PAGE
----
Ed Basler is a veteran entrepreneur who understands that without a degree, some human-resource managers might pass him over in favor of a more educated competitor. And he thinks that is a mistake for all parties.
“After four weeks of business school I, the son of a businessman, had realized that the professor had no real-life experience running a business and that I wouldn’t learn the practical principles necessary to succeed,” Basler said. “But I stuck with business school for two years until I dropped out, and I haven’t had any regrets 40 years later. Hands-on experience trumps a degree all the time.”
Basler is a longtime entrepreneur and CEO of E.J. Basler Co. in Illinois, which provides precision-machined parts and solutions to companies worldwide. He is a motivational speaker and president of Fresh Eyes Coaching, a firm that helps small businesses identify profit opportunities and obstacles. He is the author of “The Meat & Potatoes Guide to Business Survival: A Handbook for Non-MBA’s & College Dropouts.”
Business owners and hiring managers should see past the college degrees of potential employees, or lack thereof, and focus on the content of an applicant’s skills and character, says Basler, who offers, in his own words, the following tips for hiring.
• Do not accept any bad attitudes. A bad attitude spreads like the flu, and if you don’t stop it, it’ll make your whole team sick. Good attitudes will spread too, so look to hire people with a positive nature. Is the prospective hire full of complaints about previous employers? Don’t be surprised if you become the next target of such whining. No one is indispensable. I have interviewed people who were clearly bright and skilled. Yet, afterward, I felt like telling them not to let the door hit them on the way out. I’ve never regretted my decision to insist on good attitudes.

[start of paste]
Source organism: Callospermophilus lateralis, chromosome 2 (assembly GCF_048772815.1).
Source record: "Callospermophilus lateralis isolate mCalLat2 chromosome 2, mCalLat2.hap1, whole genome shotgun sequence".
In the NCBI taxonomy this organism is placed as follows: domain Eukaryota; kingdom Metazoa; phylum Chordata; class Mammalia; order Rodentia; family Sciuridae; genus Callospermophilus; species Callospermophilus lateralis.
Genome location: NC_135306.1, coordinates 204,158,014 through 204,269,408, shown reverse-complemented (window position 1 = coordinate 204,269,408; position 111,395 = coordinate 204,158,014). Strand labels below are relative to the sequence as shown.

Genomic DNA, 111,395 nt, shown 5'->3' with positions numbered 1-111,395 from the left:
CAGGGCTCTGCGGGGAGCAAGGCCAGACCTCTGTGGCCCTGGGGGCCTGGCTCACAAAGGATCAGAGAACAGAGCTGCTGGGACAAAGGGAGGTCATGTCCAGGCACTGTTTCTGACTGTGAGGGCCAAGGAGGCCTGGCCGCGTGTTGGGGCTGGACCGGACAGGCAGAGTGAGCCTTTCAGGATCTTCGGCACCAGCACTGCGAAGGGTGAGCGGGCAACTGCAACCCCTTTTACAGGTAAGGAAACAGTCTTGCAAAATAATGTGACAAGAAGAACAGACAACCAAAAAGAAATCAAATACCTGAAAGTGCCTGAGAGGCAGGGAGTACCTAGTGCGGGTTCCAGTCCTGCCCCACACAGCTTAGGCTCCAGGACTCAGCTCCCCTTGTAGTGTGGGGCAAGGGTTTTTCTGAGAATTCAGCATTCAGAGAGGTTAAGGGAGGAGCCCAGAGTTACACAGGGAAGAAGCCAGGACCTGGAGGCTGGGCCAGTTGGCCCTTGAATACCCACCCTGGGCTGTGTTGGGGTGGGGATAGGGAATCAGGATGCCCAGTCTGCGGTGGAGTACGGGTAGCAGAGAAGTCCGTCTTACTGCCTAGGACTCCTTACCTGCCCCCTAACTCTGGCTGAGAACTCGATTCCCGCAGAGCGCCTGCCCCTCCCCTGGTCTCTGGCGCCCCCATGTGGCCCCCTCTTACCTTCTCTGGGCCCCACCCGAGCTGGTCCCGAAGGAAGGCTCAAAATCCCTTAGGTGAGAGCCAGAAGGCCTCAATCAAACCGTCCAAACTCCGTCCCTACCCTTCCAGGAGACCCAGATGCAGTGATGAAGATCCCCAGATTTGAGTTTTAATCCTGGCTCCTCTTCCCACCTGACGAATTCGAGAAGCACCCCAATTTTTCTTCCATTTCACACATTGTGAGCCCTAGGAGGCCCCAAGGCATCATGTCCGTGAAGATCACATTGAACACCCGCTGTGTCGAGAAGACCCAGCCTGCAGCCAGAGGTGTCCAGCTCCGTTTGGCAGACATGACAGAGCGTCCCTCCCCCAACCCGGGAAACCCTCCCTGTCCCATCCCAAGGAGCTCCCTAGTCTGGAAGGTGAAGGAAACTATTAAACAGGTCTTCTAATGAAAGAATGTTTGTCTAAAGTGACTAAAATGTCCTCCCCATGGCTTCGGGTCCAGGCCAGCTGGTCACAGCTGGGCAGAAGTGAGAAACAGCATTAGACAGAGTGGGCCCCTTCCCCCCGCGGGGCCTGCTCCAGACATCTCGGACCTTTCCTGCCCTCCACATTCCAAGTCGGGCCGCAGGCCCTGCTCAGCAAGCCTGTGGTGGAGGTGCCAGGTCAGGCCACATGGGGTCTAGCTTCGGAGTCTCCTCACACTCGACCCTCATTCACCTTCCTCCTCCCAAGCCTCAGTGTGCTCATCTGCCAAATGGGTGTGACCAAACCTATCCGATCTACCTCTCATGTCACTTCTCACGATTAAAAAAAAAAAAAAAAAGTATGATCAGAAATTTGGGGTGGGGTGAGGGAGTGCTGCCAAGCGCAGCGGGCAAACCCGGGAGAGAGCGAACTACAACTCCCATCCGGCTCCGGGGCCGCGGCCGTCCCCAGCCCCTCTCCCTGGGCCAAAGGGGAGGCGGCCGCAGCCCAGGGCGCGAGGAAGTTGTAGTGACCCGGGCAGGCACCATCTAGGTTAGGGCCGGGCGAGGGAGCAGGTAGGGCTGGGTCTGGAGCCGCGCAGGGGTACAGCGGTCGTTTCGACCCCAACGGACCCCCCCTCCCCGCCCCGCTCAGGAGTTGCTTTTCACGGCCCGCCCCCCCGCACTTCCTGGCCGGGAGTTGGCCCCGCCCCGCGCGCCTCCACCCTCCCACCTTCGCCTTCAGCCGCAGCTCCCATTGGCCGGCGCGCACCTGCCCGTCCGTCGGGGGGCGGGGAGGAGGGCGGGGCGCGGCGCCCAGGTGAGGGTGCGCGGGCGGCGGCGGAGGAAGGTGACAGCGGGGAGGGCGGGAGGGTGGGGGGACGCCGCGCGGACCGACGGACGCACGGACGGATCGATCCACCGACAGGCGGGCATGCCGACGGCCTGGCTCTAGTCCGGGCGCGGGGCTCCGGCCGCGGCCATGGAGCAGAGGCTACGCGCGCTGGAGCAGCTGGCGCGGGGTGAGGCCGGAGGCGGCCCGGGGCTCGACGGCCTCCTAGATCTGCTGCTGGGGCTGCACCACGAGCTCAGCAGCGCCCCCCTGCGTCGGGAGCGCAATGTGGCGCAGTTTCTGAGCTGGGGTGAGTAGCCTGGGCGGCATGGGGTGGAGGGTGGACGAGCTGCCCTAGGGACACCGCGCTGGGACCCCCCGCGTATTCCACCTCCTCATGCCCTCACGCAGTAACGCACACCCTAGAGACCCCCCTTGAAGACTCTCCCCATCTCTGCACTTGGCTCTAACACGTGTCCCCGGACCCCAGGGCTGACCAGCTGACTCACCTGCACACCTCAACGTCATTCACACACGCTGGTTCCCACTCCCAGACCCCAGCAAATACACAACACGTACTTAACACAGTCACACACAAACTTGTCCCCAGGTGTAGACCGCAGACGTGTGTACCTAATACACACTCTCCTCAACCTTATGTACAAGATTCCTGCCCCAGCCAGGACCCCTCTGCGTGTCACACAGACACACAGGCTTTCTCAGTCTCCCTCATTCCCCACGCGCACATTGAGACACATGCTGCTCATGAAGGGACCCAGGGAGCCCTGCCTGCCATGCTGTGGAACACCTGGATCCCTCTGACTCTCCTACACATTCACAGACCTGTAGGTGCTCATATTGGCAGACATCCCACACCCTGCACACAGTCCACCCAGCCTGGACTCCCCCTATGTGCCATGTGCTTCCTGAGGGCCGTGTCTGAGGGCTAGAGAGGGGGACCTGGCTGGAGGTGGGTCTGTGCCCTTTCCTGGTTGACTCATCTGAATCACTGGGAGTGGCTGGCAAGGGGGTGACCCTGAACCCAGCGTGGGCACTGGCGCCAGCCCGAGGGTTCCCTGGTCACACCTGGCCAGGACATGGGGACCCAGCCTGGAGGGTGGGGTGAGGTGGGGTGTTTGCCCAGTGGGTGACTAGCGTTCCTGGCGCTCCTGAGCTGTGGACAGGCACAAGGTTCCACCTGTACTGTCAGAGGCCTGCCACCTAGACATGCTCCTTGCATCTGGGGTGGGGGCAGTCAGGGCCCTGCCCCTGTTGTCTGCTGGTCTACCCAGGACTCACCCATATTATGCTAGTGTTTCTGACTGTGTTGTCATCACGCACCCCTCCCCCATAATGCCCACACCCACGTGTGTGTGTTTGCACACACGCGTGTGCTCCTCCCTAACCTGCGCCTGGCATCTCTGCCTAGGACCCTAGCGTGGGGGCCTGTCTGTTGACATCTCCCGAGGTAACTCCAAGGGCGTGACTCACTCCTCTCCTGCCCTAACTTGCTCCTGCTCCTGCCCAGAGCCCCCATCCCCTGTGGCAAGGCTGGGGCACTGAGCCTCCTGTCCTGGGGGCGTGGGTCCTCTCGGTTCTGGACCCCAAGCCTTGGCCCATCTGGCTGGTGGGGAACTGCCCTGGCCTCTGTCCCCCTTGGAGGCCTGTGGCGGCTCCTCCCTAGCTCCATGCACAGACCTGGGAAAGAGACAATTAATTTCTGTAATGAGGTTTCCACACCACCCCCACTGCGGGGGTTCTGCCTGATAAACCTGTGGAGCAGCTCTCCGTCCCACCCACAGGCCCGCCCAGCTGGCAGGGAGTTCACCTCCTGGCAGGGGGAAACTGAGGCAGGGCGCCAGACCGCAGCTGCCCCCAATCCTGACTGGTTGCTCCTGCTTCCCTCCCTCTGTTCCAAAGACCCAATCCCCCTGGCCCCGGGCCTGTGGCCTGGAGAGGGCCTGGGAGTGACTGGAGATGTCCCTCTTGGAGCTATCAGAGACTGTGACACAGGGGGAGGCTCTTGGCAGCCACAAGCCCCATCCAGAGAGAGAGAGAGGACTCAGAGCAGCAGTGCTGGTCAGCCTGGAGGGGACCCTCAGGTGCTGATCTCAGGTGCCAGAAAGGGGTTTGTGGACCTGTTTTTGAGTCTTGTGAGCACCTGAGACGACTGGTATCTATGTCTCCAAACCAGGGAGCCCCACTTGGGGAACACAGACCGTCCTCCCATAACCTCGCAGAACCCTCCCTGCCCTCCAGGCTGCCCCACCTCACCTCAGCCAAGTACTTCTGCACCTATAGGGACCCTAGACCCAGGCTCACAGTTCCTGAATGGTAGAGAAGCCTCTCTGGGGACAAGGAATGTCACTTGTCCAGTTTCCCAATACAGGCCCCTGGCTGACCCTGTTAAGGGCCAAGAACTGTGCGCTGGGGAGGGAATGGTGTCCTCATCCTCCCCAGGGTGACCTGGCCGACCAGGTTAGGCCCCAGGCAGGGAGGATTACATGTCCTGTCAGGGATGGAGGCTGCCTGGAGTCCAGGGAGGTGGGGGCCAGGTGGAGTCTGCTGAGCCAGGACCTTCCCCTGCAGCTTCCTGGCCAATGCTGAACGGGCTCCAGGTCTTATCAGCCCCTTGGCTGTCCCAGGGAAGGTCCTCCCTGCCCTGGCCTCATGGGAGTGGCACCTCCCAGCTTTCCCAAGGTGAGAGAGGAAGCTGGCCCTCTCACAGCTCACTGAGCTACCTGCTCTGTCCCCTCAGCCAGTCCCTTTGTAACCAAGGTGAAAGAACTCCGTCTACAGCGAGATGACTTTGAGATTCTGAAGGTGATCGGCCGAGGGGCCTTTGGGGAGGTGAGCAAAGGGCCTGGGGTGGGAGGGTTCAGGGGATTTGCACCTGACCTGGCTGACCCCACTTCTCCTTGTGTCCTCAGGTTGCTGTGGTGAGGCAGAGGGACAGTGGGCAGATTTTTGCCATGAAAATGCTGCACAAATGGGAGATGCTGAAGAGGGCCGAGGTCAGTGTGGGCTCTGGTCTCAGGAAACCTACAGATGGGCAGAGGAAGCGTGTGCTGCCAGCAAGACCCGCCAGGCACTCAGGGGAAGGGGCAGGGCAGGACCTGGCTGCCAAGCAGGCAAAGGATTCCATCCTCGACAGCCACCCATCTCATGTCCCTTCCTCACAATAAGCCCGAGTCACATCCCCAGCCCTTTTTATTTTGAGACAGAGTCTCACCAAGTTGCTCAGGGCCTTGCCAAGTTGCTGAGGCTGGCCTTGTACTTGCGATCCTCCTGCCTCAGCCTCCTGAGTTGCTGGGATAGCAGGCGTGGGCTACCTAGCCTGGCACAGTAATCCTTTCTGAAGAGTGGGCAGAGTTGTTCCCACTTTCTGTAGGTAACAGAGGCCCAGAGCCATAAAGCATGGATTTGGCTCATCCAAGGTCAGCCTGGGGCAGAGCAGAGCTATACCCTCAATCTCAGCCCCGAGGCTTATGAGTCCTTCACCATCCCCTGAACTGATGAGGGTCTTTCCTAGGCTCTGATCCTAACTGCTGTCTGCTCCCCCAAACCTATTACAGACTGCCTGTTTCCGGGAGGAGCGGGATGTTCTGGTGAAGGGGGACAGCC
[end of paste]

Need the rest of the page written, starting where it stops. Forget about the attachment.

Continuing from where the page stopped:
• Hire friends very cautiously. They can become your best employees. Often, however, they are your worst, and they’re hard to fire. Hire family members even more cautiously. Let them know the ground rules and expectations up front. And treat them like the rest of your employees. I hear horror stories all the time from business people who are suffering because of family involvement. But it can also work very well – it has worked out well for me.
• Hire not only for skills but also for potential. Leaders can be made if trained and motivated properly. I’ve seen many a young person with no previous experience or knowledge of my business learn a trade or skill and prosper and excel. Many times, it’s even an advantage to start from the beginning with someone who does not have the baggage of bad habits or practices from a previous employer.
• Put people in the right positions. Test them for their personality and skill sets. There are many tests – one good one is the Meyers Briggs and the DISC profile. It’s hard, sometimes, to understand where people fit, which is why we try to use testing to learn about their particular skills.
“A college degree is a generic qualification and is by no means the ultimate criteria by which you should hire talent,” Basler says.